The weekend is here, so it's time to let loose
As we celebrate 109 years of a Doctor named Seuss.
"One fish, two fish
Red fish, blue fish."
They're words we've read
That have stayed in our head,
Making reading a thing we'd no longer dread.
He's the author of books we've read since first grade,
Though not a real doctor by the medical trade.
His books changed children's literature, no we're not lyin'.
Just ask M.C.P.L. Library Assistant Amy Ryan.
"One of the things that Dr. Seuss really pioneers was making language simple for kids and making it easy to understand," Ryan said.
Born Theodor Seuss Geisel in 1904,
He worked as a cartoonist in the second world war.
But after a small bump before his fame came.
Geisel began writing under the middle of his name.
Pronounced "soice" as in "voice," he only relented
To use Seuss instead once his name was cemented.
His first book: "And to Think That I Saw It on Mulberry Street"
Was rejected dozens of times, a crippling defeat.
But his fortures changed when put to the test.
With "The Cat in the Hat" and you know the rest.
"He was given a list of 300 words and told to pare it down to 250 and then write a book using just those 250 words," Ryan said. "These were words that were determine to be important for kids to know before they entered school. That book was 'The Cat in the Hat,' which I think every parent has read to their kids since it was published."
We all have our favorites, be they Grinches or Sneetches,
For the stories they tell and lessons he teaches.
"In 'The Cat in the Hat,' it was important to make sure everything was good before mom got home," Ryan said. "Then with 'The Lorax' he's talking about ecology, with 'Horton Hears A Who' it's important to listen to the small things and it doesn't matter how small you are, you can still make a difference."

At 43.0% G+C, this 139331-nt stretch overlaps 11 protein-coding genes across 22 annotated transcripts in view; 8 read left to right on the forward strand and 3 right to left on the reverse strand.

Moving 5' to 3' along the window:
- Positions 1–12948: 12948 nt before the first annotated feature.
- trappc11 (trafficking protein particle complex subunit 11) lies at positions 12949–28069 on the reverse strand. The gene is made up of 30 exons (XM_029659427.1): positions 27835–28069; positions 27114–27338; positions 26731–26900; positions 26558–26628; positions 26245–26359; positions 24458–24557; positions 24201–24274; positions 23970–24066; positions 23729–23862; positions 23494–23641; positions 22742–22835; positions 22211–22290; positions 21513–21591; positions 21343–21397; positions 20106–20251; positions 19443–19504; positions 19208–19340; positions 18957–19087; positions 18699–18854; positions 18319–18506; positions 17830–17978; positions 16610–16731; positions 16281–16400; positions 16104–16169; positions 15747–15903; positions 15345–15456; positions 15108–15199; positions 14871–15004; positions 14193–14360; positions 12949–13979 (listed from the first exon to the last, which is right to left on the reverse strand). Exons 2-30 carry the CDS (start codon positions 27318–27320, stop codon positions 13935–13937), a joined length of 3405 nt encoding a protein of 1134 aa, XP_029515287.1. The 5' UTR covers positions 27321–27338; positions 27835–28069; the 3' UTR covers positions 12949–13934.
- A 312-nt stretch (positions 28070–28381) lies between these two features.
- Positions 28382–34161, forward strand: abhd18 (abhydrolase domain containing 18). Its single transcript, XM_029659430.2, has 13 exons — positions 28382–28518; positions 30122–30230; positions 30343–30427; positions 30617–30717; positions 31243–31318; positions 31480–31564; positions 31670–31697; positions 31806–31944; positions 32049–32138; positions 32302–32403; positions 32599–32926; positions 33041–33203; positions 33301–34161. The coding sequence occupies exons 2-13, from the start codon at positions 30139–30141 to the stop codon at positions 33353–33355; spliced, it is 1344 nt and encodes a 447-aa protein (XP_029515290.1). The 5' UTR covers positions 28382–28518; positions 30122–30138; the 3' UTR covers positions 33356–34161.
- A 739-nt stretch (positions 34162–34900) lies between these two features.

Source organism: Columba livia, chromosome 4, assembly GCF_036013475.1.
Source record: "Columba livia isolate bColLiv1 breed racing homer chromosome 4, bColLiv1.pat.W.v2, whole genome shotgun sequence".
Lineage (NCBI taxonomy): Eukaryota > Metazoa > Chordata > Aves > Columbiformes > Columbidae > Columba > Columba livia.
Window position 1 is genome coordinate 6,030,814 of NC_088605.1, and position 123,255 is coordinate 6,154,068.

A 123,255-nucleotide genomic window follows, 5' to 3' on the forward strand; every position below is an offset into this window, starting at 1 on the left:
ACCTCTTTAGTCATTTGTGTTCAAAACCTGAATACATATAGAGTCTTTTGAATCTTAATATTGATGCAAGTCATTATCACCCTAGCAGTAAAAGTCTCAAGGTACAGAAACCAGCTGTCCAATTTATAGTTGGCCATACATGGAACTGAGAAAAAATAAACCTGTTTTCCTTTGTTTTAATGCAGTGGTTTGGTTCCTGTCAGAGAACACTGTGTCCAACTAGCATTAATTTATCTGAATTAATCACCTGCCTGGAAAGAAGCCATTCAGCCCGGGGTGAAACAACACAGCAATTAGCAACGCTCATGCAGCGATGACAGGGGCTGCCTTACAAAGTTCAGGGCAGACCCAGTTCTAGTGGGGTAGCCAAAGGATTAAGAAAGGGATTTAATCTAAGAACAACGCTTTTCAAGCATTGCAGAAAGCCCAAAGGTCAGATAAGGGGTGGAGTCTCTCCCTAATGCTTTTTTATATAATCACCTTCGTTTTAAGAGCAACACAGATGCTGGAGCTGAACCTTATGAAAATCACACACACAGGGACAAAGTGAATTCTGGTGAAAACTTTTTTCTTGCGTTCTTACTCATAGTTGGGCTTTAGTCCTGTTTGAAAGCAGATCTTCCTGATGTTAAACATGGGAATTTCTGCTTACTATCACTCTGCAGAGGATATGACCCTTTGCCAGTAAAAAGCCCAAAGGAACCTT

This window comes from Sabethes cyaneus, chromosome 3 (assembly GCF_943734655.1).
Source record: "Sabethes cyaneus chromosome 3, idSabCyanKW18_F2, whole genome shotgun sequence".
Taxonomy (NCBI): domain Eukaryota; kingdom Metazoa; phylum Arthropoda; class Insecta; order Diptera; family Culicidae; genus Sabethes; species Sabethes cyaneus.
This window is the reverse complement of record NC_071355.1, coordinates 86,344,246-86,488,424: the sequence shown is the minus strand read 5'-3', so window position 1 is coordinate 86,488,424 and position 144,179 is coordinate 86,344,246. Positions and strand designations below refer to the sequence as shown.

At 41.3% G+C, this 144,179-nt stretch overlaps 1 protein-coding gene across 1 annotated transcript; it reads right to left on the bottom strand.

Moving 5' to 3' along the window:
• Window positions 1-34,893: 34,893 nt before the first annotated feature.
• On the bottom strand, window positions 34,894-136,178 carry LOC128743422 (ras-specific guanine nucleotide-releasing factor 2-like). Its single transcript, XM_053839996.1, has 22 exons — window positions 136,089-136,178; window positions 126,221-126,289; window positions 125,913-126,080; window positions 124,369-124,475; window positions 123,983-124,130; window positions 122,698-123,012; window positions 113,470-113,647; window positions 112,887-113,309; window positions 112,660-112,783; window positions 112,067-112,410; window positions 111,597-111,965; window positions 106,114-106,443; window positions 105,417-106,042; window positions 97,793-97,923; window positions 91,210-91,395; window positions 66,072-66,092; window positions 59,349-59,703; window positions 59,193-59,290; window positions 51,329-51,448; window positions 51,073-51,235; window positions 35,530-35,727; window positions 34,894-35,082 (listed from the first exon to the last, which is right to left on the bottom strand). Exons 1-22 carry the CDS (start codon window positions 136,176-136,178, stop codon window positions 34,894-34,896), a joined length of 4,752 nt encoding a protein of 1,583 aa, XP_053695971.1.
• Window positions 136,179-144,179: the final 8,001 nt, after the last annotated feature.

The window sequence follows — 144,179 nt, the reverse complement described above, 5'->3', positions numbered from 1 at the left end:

At times Seuss went farther than ever before,
Not shying away from the questions of war.
"'The Butter Battle Book' is a huge, huge piece of children's literature," Ryan said. "Even though children didn't understand what was happening during the Cold War, it was something parents understood and it opened up an avenue for them to talk about things."
So Saturday at the Marathon County Library in Wausau,
All are welcome to come and celebrate this beloved author.
"These are books that parents have read to their kids for years and years," Ryan said. "So really it's a multigenerational thing, we see a lot of grandparents coming in with their kids and sharing these stories and seeing them in a whole new light."
From 10:30 to noon, in the book lover's book room,
You can escape from the gloom,
In the works of a famed nom de plume.
"Every high school graduate gets at least one copy of 'Oh, the Places You'll Go,' college graduates," Ryan said. "It's a message that's timeless."
And you're never too old
To learn what you're told
Through the magic of word,
Many often absurd.
"One of the favorite quotes of mine" Ryan said, "is, 'Today you are you that is truer than true, today there is no one more youer than you.'"
Dr. Seuss' birthday has been declared a day for kids to read,
Giving the next generation the chance to succeed.
If you'd like to attend Saturday's celebration,
Call 715-261-7220 for more information